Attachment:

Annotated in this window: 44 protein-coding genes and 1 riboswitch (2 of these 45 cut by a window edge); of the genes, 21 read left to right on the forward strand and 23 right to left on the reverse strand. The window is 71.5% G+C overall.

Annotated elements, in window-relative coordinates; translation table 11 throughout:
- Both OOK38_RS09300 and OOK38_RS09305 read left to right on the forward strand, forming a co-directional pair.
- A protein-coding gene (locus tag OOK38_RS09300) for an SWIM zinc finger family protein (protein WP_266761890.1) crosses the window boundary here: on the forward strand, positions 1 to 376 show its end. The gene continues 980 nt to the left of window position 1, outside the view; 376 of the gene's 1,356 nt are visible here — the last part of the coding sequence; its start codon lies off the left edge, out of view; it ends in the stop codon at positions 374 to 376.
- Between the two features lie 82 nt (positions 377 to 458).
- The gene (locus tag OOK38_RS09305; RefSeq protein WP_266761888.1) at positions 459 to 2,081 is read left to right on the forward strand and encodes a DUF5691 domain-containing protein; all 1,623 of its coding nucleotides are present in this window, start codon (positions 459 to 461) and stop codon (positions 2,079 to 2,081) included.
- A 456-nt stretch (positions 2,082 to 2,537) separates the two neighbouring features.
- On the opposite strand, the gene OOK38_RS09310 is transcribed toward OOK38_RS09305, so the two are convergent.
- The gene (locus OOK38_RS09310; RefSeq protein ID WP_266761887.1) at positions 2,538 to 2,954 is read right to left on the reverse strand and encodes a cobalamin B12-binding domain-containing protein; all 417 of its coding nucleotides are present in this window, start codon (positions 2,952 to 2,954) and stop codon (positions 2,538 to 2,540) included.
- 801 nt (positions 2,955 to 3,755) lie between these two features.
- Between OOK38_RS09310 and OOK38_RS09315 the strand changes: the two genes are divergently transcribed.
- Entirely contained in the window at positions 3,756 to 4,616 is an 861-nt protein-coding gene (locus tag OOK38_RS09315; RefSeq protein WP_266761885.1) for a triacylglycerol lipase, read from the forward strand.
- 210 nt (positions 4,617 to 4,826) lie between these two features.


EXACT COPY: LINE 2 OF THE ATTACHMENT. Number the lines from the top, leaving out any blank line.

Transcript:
Annotated elements, in window-relative coordinates; translation table 11 throughout: